The Eyes of Tammy Faye – a review

My wife, two boys and I watched “The Eyes of Tammy Faye” this week which is out in theaters. It is about the rise and fall of Jim and Tammy Faye Baker of the PTL Club. For those who may not know, PTL stood for Praise the Lord, and the club was a very popular Christian tele-evangelical show that raised a lot of money. Unfortunately, the money brought in could not keep up with the money going out.

The movie stars Jessica Chastain as Tammy Faye and Andrew Garfield as Jim, along with an excellent supporting cast, including Cherry Jones as her mother and Vincent D’Onofrio as Reverend Jerry Falwell.The movie was directed by Michael Showalter and written by Fenton Bailey, Randy Barbato and Abe Sylvia. Chastain wanted to produce the movie after seeing a documentary that painted Tammy Faye in a different light.

The movie is excellent, but our main reason for wanting to see it is we live in Charlotte where the rise and fall took place in the 1980s. We remember the award winning newspaper articles in The Charlotte Observer and a radio DJ who had a recurring comedy segment called the “Pass the Loot” club. Tammy Faye was mercilessly teased for wearing an awful lot of make-up and crying on camera. As Chastain said in an interview, I watched many hours of footage and I never saw her cry so much that her make-up ran, which was a popular spoof.

Her husband was a narcissist who had to have things his way, even forcing his wife to apologize to him on air when she strayed (his straying at the same time would come up later). And, all the negative press about his fraud on his “partners” as he called his faithful, were, per Jim, reporters out to get him or who just did not like him (he was later found guilty on 24 counts of fraud and went to prison).

What we learned from the newspaper reports, national interviews and his trial, that the Bakkers had a lavish lifestyle built off the hard working donors who sent their money. As Jim famously told Ted Koppel in an interview, “the Lord wanted him to have nice things.” He arguably is the first prosperity preacher at least on air. Now, there is a whole flock of them. But, the key to his fall was his taking in more money based on promises of lifetime stays at a Christian resort that he could not possibly fulfill. So, the only answer was to sell more, in his mind, not unlike a Ponzi scheme.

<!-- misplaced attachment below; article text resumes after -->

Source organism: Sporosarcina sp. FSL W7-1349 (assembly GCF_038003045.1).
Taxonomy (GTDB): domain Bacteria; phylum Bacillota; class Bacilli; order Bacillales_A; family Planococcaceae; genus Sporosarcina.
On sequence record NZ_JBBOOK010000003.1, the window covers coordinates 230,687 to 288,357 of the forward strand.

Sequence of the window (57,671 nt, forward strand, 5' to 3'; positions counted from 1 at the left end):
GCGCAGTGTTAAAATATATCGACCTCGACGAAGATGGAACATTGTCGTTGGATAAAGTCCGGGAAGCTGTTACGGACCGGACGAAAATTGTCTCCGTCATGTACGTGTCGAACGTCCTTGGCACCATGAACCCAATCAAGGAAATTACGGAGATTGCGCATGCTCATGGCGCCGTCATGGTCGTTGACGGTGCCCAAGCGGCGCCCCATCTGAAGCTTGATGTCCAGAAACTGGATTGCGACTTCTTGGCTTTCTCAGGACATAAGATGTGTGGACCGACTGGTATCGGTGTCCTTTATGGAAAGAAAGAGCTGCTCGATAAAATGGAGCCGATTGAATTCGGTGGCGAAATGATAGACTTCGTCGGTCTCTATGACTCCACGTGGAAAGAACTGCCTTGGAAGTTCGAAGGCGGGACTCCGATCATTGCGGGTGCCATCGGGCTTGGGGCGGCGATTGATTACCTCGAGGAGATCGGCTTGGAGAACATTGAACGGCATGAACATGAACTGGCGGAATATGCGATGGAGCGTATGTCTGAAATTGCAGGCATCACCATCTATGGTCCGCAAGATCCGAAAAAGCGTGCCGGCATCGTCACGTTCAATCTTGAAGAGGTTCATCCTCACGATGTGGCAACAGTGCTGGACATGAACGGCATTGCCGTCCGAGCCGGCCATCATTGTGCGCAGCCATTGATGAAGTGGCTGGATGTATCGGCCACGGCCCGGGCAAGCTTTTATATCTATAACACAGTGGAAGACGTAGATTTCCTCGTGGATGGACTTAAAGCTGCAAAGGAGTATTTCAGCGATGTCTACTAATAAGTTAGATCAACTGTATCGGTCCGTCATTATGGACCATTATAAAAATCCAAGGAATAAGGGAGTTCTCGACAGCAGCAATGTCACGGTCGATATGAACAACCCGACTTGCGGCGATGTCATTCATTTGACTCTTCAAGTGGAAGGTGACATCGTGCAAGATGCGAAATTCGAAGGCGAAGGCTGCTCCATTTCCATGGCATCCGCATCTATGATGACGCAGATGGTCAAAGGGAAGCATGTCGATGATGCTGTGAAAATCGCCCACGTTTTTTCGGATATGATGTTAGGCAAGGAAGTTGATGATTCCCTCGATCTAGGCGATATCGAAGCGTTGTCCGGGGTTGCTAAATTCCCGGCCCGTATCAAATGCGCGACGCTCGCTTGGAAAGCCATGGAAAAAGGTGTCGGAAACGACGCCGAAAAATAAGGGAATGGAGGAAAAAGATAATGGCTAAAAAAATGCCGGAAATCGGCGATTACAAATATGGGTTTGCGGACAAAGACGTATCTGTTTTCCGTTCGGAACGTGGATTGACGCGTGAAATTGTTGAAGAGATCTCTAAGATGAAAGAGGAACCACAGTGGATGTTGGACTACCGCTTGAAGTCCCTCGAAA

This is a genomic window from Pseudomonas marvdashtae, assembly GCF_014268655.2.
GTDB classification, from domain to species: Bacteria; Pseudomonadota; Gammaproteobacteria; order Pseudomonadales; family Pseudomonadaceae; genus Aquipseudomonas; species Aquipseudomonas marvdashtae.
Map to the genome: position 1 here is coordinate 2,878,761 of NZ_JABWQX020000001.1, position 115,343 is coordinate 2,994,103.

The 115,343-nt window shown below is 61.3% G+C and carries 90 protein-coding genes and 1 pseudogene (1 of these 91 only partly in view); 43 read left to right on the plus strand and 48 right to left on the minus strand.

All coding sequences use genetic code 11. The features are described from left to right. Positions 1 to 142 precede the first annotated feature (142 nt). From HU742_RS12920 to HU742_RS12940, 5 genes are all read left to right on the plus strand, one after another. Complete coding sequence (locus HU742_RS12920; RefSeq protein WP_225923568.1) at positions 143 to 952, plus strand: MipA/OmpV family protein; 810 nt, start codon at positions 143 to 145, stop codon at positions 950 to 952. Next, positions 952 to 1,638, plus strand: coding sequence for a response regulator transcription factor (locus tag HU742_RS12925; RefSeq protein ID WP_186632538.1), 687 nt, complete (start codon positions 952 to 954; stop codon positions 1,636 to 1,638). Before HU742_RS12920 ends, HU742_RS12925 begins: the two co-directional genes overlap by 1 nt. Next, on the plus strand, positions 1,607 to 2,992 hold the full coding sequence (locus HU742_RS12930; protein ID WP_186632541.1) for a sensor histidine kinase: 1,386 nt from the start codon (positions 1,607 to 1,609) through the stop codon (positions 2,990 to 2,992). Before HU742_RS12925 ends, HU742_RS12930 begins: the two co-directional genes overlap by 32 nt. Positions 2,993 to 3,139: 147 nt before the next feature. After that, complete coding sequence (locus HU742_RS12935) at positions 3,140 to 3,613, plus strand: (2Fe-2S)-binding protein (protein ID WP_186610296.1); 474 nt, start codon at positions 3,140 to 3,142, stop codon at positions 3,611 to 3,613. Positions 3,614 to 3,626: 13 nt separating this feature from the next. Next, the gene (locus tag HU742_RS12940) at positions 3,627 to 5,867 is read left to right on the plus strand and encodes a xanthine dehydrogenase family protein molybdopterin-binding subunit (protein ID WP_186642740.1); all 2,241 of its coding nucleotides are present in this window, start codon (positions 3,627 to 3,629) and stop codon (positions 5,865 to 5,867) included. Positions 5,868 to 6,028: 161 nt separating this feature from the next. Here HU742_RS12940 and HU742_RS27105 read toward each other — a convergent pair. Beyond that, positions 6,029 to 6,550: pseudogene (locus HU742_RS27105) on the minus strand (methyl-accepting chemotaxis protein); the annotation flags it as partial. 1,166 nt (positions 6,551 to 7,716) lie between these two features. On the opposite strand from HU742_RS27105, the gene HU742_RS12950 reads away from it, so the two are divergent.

There was a sex scandal with a young woman, who I won’t name, that was more scintillating than his fraud. Per the movie, we also learned Tammy Faye’s infidelity was a due to an inattentive husband who had wandering eyes for men and women. Forcing his wife to apologize to him on the air was unnerving given what we learned about Jim later. And, per earlier segments, the apology appeared to be a ploy to raise money.

Yet, a key takeaway is Tammy Faye actually had a more progressive view of treating everyone fairly, like Christians should, as she noted on air. A key example is she had an AIDs patient on her show whom she interviewed via satellite. She was outwardly moved by his plight and told her viewers that everyone is the same in God’s eyes. It was very touching. But, that seemed to be par for the course even though her willingness to help was frowned on by Falwell’s Moral Majority.